Tennis-British grand slam hopes get surprise boost at U.S. Open
NEW YORK Aug 26 (Reuters) - These are heady days for British tennis. And not only for Andy Murray, the reigning Wimbledon and U.S. Open champion.
After years of shouldering his nation's grand slam hopes, the Scotsman is no longer fighting a lone battle. On Monday at the U.S. Open, there were two other British winners.
With Murray not scheduled to play his opening round match until Wednesday, Dan Evans briefly took over the spotlight for British men when he stunned Japan's Kei Nishikori 6-4 6-4 6-2.
Evans, ranked 179th in the world, had to come through the qualifiers just to reach the main draw and was given little hope of beating Asia's highest-ranked man and the 11th seed.
But the 23-year-old, who has spent most of his career on the Futures Tour, played the match of his life to claim his biggest victory.
"It's definitely a good one," said Evans. That was pretty good out there to play so well and against someone so highly ranked."
Laura Robson, Britain's top female player, beat Spain's Lourdes Dominguez Lino 7-5 6-0, though that was not much of a surprise.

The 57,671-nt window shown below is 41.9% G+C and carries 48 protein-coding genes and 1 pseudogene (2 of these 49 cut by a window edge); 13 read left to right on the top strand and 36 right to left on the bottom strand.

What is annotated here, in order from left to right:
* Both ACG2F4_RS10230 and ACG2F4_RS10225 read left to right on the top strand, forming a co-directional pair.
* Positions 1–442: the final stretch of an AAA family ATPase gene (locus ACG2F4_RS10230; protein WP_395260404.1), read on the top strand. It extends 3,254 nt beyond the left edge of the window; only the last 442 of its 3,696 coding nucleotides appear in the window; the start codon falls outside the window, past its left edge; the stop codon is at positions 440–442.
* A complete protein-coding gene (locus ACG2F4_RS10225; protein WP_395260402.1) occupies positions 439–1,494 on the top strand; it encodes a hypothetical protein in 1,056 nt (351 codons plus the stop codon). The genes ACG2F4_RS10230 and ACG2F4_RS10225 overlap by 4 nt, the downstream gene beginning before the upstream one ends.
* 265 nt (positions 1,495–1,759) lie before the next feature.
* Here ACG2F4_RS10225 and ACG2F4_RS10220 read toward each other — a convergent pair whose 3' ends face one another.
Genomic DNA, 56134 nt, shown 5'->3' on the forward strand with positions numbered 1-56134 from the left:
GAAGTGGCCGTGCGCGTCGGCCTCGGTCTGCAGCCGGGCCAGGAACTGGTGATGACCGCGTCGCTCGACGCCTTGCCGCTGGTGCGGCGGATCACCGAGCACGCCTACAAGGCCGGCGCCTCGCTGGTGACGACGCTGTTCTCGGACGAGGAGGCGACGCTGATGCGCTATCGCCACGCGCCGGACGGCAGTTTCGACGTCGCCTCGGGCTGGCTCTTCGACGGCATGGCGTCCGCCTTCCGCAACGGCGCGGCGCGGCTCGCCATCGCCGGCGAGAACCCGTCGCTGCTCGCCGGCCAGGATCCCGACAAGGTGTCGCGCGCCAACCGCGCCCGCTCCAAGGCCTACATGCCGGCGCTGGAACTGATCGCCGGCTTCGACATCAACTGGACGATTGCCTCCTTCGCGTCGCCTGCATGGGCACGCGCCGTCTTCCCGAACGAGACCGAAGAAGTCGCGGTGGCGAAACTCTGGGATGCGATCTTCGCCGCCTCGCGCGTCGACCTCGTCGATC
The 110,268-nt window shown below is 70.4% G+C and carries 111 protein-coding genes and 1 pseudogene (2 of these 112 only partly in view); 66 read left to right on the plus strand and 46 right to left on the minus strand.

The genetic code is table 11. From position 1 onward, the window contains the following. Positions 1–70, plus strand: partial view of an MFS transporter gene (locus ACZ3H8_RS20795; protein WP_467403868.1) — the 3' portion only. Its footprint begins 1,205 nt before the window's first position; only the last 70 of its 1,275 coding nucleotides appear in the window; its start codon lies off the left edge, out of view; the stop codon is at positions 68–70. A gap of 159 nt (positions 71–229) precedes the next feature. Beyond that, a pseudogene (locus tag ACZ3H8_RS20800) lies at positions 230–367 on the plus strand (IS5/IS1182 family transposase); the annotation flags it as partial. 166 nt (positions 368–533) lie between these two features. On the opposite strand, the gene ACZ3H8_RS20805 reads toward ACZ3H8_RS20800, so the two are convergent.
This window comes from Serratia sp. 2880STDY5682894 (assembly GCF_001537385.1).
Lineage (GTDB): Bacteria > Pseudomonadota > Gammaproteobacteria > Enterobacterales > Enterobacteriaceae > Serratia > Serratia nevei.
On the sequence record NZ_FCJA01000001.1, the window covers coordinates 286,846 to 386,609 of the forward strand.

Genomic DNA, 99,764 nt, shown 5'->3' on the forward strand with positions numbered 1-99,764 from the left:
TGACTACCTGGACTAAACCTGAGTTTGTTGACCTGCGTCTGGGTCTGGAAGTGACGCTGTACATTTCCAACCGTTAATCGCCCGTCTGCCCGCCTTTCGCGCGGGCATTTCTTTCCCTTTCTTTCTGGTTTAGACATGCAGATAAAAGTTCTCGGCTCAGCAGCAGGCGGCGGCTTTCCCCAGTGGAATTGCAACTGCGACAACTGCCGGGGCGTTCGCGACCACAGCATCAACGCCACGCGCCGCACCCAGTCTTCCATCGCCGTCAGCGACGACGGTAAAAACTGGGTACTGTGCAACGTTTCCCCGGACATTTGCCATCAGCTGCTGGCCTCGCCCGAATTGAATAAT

A former Wimbledon junior champion, she teamed up with Murray to win a silver medal in mixed doubles at last year's London Olympics then made the last 16 at the U.S. Open.
This year, she reached the fourth round at Wimbledon, and is seeded 30th in New York, making her the first British woman in more than a quarter of a century to be seeded at a grand slam.
The teenager has been steadily improving over the past few years but has her sights set on bigger things.
"I'm only in the second round now, so I have a long way to go," she said.
Evans lost his funding from the Lawn Tennis Association last year and has admitted to not always training hard but is now starting to reap the benefits of a harder work ethic.
He came to the United States early to play on the Challenger circuit and battled his way into the tournament. By reaching the second round he is assured of pocketing at least $53,000.
"I really want to be top 100, so that's when the money will start to come in," he said. "It is an added bonus but it would be a bit strange if I was just thinking about the money after I've just beat the 11th seed." (Editing by Frank Pingue)
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